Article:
Cookies on this website
We use cookies to ensure that we give you the best experience on our website. If you click 'Continue' we will assume that you are happy to receive all cookies and you will not see this message again. Click 'Find out more' for information on how to change your cookie settings.

A team of volunteers from four research groups, alongside Wellcome Trust funded Advanced Imaging Unit Micron, engaged more than 200 visitors at Weston Library on Friday 18 October 2019 as part of The Oxford Science and Ideas Festival.

Photo credit: John Cairns/University of Oxford

IF Oxford is an annual science and ideas festival taking place in locations across the city. It offers a variety of events, workshops and talks to explore the latest scientific research with audiences of all ages, and creates an opportunity for thousands of face-to-face interactions between Festival visitors, researchers and innovators.

In an event entitled "Mice, chicks, fish and me!" led by the Srinivas and Mommersteeg labs, alongside Wellcome Trust funded Advanced Imaging Unit Micron, researchers gave visitors to the Weston Library the opportunity to explore how babies develop in the womb by manipulating embryos in virtual reality and observing them under microscopes. Visitors could also see how the hearts of live zebrafish embyros grow and change shape as they develop.

The stall attracted more than 230 visitors, with many staying for more than 10 minutes or even half hour, trying out their modules and asking the volunteers many questions about their work.

 

We were told repeatedly by visitors that our research was fascinating, that they very much appreciated our work and learned new things from our exhibit. Our team found the conversations with visitors complex and interesting. Our team really enjoyed the day in the library
- Postdoctoral Research Scientist Dr Tomoko Watanabe (Srinivas Group)

IF Oxford HeadlinePhoto credit: John Cairns/University of Oxford

Screenshot 2019-10-23 at 12.39.52.pngPhoto credit: John Cairns/University of Oxford

Screenshot 2019-10-23 at 12.44.08.pngPhoto credit: John Cairns/University of Oxford

IMG_7410a.jpgPhoto credit: Dr Shifaan Thowfeequ 

Volunteers across four DPAG research groups took part and the department would like to thank everyone below for their hard work on the day:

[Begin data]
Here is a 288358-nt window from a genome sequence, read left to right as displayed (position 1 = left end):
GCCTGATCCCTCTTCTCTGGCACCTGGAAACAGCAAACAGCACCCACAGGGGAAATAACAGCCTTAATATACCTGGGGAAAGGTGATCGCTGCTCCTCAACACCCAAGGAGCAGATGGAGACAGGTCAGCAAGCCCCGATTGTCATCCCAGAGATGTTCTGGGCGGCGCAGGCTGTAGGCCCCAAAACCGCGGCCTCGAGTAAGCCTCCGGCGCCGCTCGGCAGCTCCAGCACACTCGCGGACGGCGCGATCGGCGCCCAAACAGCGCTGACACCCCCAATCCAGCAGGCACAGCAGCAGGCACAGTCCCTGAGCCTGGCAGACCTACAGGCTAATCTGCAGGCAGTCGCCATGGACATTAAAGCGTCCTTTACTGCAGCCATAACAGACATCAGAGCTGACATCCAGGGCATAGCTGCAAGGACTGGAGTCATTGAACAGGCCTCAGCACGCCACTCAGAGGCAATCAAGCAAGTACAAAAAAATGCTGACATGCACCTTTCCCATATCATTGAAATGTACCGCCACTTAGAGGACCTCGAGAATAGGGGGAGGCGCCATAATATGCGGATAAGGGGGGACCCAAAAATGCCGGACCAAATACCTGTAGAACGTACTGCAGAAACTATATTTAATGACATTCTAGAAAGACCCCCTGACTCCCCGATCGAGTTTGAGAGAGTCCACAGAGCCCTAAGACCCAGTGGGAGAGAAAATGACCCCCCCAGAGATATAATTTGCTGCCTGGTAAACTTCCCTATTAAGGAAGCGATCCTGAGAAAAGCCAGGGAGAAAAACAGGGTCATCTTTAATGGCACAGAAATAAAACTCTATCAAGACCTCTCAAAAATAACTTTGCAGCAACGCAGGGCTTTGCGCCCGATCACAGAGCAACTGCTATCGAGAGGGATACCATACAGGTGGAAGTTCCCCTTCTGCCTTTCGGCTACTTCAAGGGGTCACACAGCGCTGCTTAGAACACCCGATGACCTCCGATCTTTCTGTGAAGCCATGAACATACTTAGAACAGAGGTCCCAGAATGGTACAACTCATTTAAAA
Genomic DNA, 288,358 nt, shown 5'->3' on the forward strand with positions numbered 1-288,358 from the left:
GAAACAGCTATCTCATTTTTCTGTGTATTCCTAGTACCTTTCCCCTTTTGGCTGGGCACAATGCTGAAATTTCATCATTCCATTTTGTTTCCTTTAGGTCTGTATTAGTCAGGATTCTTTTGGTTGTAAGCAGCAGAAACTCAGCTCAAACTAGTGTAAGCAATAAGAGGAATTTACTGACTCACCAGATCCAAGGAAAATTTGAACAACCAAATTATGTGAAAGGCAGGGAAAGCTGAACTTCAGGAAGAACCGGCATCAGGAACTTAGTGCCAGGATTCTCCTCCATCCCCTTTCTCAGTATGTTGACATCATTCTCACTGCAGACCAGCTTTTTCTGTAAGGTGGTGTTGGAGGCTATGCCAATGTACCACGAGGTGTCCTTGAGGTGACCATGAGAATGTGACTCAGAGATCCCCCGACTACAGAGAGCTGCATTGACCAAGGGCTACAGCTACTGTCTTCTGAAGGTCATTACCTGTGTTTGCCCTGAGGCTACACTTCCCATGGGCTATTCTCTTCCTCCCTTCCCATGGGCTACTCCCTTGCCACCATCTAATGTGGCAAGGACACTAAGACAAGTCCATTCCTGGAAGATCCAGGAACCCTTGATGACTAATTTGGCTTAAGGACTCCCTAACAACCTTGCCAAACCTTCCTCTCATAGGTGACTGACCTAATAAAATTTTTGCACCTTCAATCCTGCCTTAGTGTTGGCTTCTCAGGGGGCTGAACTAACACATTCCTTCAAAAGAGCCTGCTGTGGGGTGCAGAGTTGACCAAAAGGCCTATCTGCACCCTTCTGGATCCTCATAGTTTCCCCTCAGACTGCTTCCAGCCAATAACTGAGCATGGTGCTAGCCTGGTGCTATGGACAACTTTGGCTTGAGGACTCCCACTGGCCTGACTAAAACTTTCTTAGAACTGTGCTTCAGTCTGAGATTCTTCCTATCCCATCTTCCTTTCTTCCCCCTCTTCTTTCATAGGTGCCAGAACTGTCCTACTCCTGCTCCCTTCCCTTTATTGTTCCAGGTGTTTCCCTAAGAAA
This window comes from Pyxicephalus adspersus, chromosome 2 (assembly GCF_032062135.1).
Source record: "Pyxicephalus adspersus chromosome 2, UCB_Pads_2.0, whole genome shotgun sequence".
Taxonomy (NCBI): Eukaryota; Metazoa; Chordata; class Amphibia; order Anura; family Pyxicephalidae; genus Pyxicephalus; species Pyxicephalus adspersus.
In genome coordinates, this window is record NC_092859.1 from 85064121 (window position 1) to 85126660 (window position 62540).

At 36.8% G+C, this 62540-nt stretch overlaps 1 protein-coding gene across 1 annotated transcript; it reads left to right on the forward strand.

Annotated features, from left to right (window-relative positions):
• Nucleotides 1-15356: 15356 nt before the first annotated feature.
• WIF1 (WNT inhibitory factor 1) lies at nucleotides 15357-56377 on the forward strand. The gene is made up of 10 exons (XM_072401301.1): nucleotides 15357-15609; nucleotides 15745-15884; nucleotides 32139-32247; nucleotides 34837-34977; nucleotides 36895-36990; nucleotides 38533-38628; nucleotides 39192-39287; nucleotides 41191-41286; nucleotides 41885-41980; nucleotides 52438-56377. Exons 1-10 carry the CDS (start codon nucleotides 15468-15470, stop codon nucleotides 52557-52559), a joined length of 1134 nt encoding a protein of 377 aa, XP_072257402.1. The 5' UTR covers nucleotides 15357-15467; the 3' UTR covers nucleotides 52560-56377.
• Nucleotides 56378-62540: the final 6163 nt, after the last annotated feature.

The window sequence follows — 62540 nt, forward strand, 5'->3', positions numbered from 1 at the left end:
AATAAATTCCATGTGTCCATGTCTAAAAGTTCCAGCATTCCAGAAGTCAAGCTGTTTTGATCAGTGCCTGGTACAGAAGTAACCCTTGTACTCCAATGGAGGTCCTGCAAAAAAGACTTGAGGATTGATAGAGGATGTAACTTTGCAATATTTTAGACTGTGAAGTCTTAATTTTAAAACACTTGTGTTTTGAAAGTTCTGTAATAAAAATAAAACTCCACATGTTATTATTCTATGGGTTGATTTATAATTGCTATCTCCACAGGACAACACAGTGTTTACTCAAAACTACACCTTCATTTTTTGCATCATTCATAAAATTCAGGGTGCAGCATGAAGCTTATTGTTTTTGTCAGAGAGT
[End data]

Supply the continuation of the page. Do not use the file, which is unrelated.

Dr Shifaan Thowfeequ (Srinivas Group)

Dr Matthew Stower (Srinivas Group)

Adwoa Sarfo-Bonsu (Srinivas Group)

Harry Nuttall (Srinivas Group)

Aashika Sekar (Wilson Group)

Will Stockdale (Mommersteeg Group)

Dr Zhilian Hu (Mommersteeg Group)

Irina-Elena Lupu (Smart Group)

Dr Andia Redpath (Smart Group)

Nadia Halidi (Micron)

Mick Phillip (Micron)

Ian Dobbie (Micron)

Prof Mathilda Mommersteeg (Mommersteeg Group Leader)

Dr Tomoko Watanabe (Srinivas Group organiser of the event)

Prof Shankar Srinivas (Srinivas Group Leader and departmental Academic Lead for Public Engagement)

IMG_7450.JPG

IMG_7442.JPG

 

We would also like to extend a very big thank you to the department's Facilities and Stores team, David Greenwood, Sean Alderson and Saul Pledge, for providing the volunteers with essential support for preparation. 

Similar stories

Earliest origins of the forming heart identified

Cardiac Theme Postdoctoral Publication Research

The earliest known progenitor of the outermost layer of the heart has been characterised for the first time and linked to the development of other critical cell types in the developing heart in a new paper from the Srinivas group led by BHF Immediate Fellow Dr Richard Tyser.

Lukas Krone to represent Oxford at the Global Young Scientists Summit

Awards and Honours EDI News Head of Department's News Students Vyazovskiy Group News

Congratulations are in order for Dr Lukas Krone who is one of just five University of Oxford researchers selected to attend the Global Young Scientists Summit 2021.

Covid-19 lung damage identified in study

Postdoctoral Research

In a new study into the longer-term damage amongst patients recovering from COVID-19, DPAG Research Fellow Dr James Grist of the Tyler Lab has been running a novel scanning technique that shows a dramatic decrease in the ability of the lungs to diffuse gas in to the blood stream after COVID infection. This work may shed light on the problem of breathlessness after COVID infection and help guide us in understanding therapeutic selection and efficacy.

New MRI technique could detect early signs of heart failure in cancer patients following chemotherapy

Cardiac Theme Postdoctoral Publication Research

New research led by Oxford BHF CRE Intermediate Transition Fellow Dr Kerstin Timm shows that a recently developed imaging technique pioneered by the Tyler Group can detect early metabolic changes in the heart caused by a commonly used chemotherapy drug, which is known to increase risk of heart failure in cancer survivors.

MRC Senior Non-Clinical Fellowship awarded to Samira Lakhal-Littleton

Awards and Honours Cardiac Theme EDI News Lakhal-Littleton Group News

Congratulations are in order for Associate Professor Samira Lakhal-Littleton, who has been awarded a Senior Non-Clinical Fellowship by the Medical Research Council to further her lab's work exploring the implications of the cardiac hepcidin/ferroportin axis for the management of iron deficiency in heart failure.

Researchers reveal surprising simplicity behind our ability to hear

Postdoctoral Publication Research Students

A computational modelling study from the King Group demonstrates that the way sounds are transformed from the ear to the brain’s auditory cortex may be simpler than expected. These findings not only highlight the value of computational modelling for determining the principles underlying neural processing, but could also be useful for improving treatments for patients with hearing loss.